Coming out as L,G,B,T, Queer etc. is not the same experience for everyone. However, many of us find it frightening and intimidating, especially with the prospect that we might be rejected by those closest to us. As a 25 year-old that came out at aged 13, a lot of that process seems like a distant memory, but I still remember the first time I went to a gay bar. I was underage, it was during the day and there were a grand total of about 8 people in there – most of them middle aged men. Regardless, I still remember it to be one of the most frightening and intimidating experiences of my teenage years. I’m now trying to imagine how frightening and traumatic this experience might have been, was I a young feminine lesbian, barely out of the closet, going for my first night out in a lesbian bar… only to be heckled at the door and told I wasn’t allowed to come in because I didn’t “look the right way.” After all, many of us want to experience that feeling that we belong somewhere, be it in our families, homes, friendship circles and wider communities. However most of us have a greater expectation of finding that sense of belonging among our LGBT communities.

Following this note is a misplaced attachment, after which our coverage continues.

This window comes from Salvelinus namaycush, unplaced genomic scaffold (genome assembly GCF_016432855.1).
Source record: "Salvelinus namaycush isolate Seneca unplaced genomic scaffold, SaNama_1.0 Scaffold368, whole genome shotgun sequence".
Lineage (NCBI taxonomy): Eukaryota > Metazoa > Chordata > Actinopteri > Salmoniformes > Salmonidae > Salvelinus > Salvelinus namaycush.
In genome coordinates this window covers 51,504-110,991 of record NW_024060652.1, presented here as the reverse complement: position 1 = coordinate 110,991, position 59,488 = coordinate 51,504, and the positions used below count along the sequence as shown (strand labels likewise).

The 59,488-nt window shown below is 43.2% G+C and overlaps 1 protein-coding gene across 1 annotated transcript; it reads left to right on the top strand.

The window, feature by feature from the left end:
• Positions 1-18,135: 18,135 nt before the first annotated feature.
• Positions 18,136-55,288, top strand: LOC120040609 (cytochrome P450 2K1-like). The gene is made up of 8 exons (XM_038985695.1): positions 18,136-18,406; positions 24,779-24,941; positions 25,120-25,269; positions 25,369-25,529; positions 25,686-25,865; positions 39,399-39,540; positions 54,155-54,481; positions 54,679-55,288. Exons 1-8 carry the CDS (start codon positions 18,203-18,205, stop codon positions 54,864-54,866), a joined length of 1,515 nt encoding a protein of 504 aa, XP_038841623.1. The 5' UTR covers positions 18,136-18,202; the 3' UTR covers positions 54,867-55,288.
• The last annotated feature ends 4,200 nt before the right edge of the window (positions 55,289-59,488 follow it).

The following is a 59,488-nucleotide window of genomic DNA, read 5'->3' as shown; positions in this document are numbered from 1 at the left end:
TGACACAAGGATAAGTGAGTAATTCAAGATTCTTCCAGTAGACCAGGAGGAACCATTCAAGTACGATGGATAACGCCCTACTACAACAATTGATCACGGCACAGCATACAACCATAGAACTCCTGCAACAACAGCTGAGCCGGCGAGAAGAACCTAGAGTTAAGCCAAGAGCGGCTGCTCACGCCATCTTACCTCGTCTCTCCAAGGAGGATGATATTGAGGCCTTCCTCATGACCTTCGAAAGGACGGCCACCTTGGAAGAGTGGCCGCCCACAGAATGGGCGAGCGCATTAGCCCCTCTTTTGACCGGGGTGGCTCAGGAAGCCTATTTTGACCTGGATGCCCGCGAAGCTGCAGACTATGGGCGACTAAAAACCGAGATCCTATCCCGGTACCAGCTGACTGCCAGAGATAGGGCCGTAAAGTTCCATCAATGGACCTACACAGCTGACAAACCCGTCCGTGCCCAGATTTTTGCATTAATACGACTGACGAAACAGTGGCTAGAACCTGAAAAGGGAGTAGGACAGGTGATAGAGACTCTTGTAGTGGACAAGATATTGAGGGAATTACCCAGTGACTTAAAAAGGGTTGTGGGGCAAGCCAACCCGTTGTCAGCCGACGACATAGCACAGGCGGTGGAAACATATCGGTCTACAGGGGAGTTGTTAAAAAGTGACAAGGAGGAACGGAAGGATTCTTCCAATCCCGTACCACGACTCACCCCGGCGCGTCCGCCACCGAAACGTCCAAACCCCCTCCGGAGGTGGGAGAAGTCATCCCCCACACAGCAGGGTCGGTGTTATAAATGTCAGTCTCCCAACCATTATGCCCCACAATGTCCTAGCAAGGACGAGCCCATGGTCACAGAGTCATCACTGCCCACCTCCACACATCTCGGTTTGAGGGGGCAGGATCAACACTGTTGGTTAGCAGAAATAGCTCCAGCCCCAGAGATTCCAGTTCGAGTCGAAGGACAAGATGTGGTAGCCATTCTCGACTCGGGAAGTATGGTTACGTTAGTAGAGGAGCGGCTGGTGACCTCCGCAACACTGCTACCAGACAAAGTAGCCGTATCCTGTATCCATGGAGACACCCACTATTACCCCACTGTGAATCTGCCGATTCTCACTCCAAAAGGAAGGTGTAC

Speaking of LGBT spaces not being inclusive, I (perhaps controversially) think that this should also apply to straight people. Yes, I live in lesbo land, but many of my nearest and dearest do not. However, if for example it happens to be my birthday, and I want to go out and celebrate in a gay bar… how dare my straight best friends want to come along and celebrate with me? Naturally, depending on the door staff, they are not always welcome.

Maybe this big happy queer bubble only exists in my head, where everything is a bit like pride. Everyone is happy and smiley, there’s lots of glitter and everyone looks fabulous and embraces each other. Why can’t we be more inclusive and welcoming of everyone who wants to be associated with our community? Why can’t we welcome each other with open arms? When we experience such persecution and discrimination from the wider world, why do we feel the need to propagate it among ourselves? This is particularly important for the younger members of our community who might not yet feel so certain about how to define their sexuality or gender identify.

None of us are the same, but our differences are something that I think we should be celebrating! We need to look past all the labels and remember all the things which we do have in common. It doesn’t matter if you’re straight, gay, lesbian, bi, pan, trans*, queer, asexual or any other minority identity. We all have a slightly different experience to bring to the table and we all know something about experiencing prejudice –especially if you are a woman. We should be working together to tackle homophobia, biphobia, transphobia, queerphobia, lesbophobia sexism and misogyny – not excluding each other on the basis of meaningless labels.  Inside, we are all strong and fabulous – isn’t that enough?